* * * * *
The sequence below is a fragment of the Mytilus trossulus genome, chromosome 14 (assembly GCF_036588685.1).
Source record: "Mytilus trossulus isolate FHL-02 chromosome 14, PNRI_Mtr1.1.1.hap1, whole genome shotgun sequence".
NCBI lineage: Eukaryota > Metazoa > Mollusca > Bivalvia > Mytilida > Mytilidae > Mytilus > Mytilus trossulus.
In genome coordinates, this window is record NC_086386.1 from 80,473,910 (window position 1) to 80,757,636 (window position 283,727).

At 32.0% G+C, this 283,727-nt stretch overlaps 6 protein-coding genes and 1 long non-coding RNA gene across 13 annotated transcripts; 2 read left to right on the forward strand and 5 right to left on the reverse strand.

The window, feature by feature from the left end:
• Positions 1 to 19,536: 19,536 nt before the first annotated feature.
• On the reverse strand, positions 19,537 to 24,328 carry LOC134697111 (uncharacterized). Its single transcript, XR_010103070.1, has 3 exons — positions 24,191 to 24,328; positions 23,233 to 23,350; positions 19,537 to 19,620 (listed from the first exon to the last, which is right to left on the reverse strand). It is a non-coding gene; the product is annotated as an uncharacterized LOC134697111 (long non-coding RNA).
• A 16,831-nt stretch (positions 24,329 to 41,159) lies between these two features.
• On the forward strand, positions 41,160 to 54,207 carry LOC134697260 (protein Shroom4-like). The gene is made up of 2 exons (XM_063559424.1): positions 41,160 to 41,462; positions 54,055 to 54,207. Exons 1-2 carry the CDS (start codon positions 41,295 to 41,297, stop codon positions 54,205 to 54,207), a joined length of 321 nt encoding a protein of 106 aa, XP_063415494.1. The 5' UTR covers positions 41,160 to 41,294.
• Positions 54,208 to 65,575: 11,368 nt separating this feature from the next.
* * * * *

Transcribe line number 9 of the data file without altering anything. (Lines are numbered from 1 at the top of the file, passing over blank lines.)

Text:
• A 16,831-nt stretch (positions 24,329 to 41,159) lies between these two features.